A LEGAL challenge over a new computer network for the public sector in Scotland could land taxpayers with a multi-million-pound bill, it has emerged, as a court battle is due to start tomorrow.
NHS National Services Scotland (NHS NSS) has spent the last year negotiating with potential bidders for the Scottish Wide Area Network (SWAN) – a new IT network which it is hoped will be adopted by public sector bodies across the country..
But one of the bidders – BT – launched legal action after it appeared it would not be awarded the contract, which is worth £110 million initially, rising to more than £300m once more organisations come on board.
The company served the summons on NHS NSS on 6 December to start proceedings in the Court of Session, seeking to have the procurement process re-run.
If this does not happen, BT is seeking £20m in damages. NHS NSS has launched a legal bid in an effort to halt BT’s case. With potential savings of £300,000 a month under the new contract reported by NHS NSS, the hold-up will cost the public sector more than £400,000, with further costs if the delay continues.
At present, public bodies use various computer networks, making it difficult for organisations to easily share information securely. The SWAN system is designed to deliver a single network for passing information among bodies and carrying out tasks such as video-conferencing, which is available to all Scottish public service organisations.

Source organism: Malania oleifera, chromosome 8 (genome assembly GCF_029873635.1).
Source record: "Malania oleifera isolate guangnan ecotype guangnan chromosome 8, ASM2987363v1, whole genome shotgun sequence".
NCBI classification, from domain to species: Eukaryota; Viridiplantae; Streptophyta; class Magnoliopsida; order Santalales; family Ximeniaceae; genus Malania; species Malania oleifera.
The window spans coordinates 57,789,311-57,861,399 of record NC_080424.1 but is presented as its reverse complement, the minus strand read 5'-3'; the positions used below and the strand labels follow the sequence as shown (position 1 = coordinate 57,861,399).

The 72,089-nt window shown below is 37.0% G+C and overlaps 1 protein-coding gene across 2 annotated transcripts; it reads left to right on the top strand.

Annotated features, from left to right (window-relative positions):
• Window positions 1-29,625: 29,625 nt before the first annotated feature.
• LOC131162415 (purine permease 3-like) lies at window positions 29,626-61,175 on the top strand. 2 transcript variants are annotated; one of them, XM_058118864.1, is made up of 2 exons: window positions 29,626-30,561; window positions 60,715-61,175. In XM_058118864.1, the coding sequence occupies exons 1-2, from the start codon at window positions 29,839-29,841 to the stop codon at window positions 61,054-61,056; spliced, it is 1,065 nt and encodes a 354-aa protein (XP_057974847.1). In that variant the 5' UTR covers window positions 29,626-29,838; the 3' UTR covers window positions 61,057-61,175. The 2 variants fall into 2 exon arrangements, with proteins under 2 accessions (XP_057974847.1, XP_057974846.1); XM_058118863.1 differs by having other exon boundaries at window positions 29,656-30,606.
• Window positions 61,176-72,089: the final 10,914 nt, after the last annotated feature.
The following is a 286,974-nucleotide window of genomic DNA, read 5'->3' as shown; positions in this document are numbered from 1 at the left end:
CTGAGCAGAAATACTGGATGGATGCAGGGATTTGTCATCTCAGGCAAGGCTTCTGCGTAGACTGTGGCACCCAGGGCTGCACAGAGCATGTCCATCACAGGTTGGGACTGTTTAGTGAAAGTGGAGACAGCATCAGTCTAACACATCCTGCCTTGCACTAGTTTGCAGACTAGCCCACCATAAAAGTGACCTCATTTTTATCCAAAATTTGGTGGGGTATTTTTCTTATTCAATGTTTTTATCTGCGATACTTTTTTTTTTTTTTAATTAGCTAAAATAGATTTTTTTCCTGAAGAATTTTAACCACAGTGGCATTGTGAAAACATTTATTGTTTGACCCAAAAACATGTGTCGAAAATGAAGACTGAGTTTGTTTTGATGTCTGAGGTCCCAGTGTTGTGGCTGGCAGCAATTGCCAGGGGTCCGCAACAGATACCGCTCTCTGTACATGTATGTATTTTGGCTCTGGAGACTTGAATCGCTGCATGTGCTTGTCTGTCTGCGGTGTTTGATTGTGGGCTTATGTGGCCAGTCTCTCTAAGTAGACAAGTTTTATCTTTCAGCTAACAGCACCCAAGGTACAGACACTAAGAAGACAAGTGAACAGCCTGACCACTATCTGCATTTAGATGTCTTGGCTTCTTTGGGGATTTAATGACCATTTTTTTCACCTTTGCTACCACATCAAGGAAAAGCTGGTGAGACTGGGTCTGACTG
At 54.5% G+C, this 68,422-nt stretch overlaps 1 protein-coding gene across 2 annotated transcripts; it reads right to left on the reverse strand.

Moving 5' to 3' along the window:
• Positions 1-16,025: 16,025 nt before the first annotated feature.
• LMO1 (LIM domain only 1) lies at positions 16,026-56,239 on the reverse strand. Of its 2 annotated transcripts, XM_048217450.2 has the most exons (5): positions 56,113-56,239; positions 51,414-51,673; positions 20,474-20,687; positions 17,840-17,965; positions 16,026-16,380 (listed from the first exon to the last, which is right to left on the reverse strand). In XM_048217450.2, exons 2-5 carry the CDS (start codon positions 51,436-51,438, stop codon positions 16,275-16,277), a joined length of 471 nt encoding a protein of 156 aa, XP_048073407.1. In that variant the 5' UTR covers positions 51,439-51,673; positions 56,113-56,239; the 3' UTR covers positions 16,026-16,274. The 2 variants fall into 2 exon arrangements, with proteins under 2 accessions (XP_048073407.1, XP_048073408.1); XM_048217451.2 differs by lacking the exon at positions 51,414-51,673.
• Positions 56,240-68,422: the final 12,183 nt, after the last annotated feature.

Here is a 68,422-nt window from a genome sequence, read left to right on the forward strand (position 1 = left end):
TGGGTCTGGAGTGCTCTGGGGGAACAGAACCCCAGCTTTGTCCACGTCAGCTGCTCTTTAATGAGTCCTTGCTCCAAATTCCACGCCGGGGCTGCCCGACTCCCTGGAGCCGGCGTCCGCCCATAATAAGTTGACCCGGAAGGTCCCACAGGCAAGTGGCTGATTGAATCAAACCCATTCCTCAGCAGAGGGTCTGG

Initially, the new network will be used by the NHS, Education Scotland councils including Highland, Argyll and Bute and Orkney, with others joining as their existing contracts run out.
BT, Cable & Wireless, Virgin Media Business and a joint Capita -Updata Infrastructure team were involved in the bidding process. It has been reported that the Capita-Updata Infrastructure bid looked likely to win, but NHS NSS has not yet announced the decision.
A spokesman for NHS NSS said: “By creating a platform open to all of the Scottish public sector, SWAN will create savings that can be reinvested in essential public services.”
He said that NSS had “managed a fair, robust and thorough procurement process resulting in the selection of a preferred bidder. Until this legal action is resolved, NSS cannot award the contract to the preferred bidder. NSS has commenced the legal proceedings required to lift the current action.”
A BT spokesman said they were disappointed by the decision, particularly since the existing N3 national communications network used by the NHS in Scotland, supplied by BT, had delivered “significant benefits over many years”.
The spokesman said they rejected arguments about value for money and said the reason for going to court was they believed the tender process did not make sure the contract was awarded on the basis of the “most economically advantageous bid”, in accordance with regulations.
He added: “BT shares the NSS concern on value to the public purse, hence our reluctant legal action. BT understands that progressive savings would start after services began to move over to the new SWAN network.
“However, we obviously can’t comment on what was included in the preferred bidder’s proposal as to when savings would start and what the scale of those savings would be.”
The spokesman for NHS NSS said: “This legal action has resulted in over a month’s backlog already. Every delay postpones the expected savings and under existing contracts we will pay out larger sums than we would have had to.”